Adenoids and AdenoidectomyOften, tonsils and adenoids are surgically removed at the same time. So, what are adenoids exactly?https://kidshealth.org/ws/RadyChildrens/en/teens/adenoids.html/9a0e2a68-7eee-4060-a48a-32c77f93db2f
Having Your Tonsils Taken OutSometimes tonsils need to be removed, but how is it done? Find out in this article for kids.https://kidshealth.org/ws/RadyChildrens/en/kids/tonsils-out.html/fbcf25d4-1b7a-4de4-ad6f-68a911fc2aaf
Peritonsillar AbscessA peritonsillar abscess is an area of pus-filled tissue at the back of the mouth, next to one of the tonsils. Find out how it happens and what to do.https://kidshealth.org/ws/RadyChildrens/en/teens/peritonsillar-abscess.html/53c0cdfe-b374-4d71-827c-fdd5c5f01133
SnoringAre you a kid who snores? Find out why some people are such noisy sleepers in this article for kids.https://kidshealth.org/ws/RadyChildrens/en/kids/snoring.html/5d8ff3ce-18f8-4f22-9a88-4caa6b613c60
Strep Test: RapidA rapid strep test is done to help quickly determine whether a sore throat is caused by a strep infection vs. other germs (usually viruses) that don't require antibiotic treatment.https://kidshealth.org/ws/RadyChildrens/en/parents/test-rapid-strep.html/57134350-ba3f-420a-92e0-734c92e43849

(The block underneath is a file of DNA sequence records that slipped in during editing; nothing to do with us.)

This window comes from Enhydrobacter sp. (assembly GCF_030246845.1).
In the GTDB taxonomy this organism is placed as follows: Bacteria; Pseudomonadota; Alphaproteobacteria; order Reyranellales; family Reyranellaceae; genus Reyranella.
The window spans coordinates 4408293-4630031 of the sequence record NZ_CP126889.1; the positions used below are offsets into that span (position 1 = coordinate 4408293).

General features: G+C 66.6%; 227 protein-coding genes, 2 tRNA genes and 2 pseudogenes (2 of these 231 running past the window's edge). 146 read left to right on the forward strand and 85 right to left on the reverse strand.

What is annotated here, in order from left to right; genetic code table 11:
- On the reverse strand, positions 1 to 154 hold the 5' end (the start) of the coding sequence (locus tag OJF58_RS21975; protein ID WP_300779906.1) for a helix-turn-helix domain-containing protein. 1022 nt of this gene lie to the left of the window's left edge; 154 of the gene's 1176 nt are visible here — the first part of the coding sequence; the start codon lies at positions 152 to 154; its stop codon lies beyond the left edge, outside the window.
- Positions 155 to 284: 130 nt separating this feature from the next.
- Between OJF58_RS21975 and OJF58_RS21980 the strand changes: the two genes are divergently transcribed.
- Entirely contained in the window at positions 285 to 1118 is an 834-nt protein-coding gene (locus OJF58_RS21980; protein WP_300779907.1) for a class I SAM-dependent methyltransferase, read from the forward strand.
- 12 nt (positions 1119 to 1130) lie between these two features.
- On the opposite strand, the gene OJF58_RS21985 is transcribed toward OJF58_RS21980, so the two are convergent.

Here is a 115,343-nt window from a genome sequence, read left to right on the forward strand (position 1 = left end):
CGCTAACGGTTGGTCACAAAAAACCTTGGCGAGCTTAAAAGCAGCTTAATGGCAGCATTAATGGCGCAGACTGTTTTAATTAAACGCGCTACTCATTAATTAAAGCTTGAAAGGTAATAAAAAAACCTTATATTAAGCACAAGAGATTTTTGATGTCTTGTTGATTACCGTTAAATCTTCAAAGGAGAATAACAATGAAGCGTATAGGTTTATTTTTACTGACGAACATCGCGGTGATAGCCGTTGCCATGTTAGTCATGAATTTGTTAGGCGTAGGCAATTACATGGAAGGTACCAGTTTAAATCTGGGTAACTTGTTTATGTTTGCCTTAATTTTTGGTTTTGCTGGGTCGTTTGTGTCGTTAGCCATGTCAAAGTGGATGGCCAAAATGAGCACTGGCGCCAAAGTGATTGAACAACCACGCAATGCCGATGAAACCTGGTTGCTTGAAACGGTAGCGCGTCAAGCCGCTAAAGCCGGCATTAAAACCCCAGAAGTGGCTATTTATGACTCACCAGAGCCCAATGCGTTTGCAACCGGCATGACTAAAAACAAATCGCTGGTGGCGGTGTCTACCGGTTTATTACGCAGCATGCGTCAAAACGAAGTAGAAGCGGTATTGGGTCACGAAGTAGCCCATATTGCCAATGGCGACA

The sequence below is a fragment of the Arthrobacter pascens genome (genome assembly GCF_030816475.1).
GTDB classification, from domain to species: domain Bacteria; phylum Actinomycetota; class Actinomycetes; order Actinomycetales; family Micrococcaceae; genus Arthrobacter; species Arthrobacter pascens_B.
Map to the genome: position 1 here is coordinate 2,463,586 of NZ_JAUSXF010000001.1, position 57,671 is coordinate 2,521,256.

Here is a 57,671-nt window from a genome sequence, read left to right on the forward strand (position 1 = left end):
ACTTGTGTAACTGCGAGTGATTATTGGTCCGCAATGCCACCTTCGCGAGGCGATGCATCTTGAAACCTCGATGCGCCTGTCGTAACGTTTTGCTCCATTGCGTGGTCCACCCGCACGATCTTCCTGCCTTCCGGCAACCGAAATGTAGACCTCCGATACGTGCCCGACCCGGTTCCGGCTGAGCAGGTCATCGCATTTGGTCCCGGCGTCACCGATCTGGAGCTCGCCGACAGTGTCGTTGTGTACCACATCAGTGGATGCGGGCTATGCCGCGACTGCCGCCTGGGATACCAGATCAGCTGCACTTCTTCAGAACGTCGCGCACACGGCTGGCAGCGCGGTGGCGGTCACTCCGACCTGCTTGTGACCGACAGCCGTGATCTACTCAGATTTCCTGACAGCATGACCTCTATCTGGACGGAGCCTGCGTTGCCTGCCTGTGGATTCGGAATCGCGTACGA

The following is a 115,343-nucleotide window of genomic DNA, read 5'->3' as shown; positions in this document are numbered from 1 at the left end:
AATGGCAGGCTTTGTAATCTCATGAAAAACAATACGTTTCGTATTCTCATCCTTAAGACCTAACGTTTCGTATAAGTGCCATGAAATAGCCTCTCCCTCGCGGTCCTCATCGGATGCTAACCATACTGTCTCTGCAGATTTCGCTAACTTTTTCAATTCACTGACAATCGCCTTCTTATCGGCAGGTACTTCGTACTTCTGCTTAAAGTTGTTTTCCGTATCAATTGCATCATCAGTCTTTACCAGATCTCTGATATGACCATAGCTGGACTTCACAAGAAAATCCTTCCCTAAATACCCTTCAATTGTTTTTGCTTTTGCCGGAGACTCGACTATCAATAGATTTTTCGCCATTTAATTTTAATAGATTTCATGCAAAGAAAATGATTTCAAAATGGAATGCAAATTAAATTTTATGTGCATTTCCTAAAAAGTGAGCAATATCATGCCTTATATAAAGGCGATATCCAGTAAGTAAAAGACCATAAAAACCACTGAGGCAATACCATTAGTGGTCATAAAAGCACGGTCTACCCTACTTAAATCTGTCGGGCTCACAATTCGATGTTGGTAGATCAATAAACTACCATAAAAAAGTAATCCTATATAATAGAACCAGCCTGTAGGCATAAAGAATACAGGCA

Strep Test: Throat CultureIs your child having a strep test or a throat culture? Find out how these swab tests are performed.https://kidshealth.org/ws/RadyChildrens/en/parents/labtest11.html/6ba312da-1095-40f7-99a4-dd198b7aab12
Strep ThroatStrep throat is a common cause of sore throat in kids and teens. It usually requires treatment with antibiotics, but improves in a few days.https://kidshealth.org/ws/RadyChildrens/en/parents/strep-throat.html/4504e91d-3bbd-4d1a-beb8-516fc25df480
TonsillectomyA tonsillectomy is surgery to remove the tonsils. It's one of the most common surgeries kids and teens get. Find out more.https://kidshealth.org/ws/RadyChildrens/en/parents/tonsil.html/60fb67a5-1acd-49af-859d-7a37c9f09bb2
TonsillitisIf your tonsils get infected, it can make your throat feel very sore. Find out more in this article for kids.https://kidshealth.org/ws/RadyChildrens/en/kids/tonsillitis.html/25e7a13a-51d0-44b7-ad38-224a93eb3a8a
kh:age-allAgesOrAgeAgnostickh:clinicalDesignation-otolaryngologyEarNoseThroatkh:genre-articlekh:primaryClinicalDesignation-otolaryngologyEarNoseThroatBacterial & Viral Infectionshttps://kidshealth.org/ws/RadyChildrens/en/parents/infections/bacterial-viral/401507d2-7822-44aa-8109-e54dc4c18e61https://kidshealth.org/EN/images/illustrations/StrepPR-A-enIL.jpg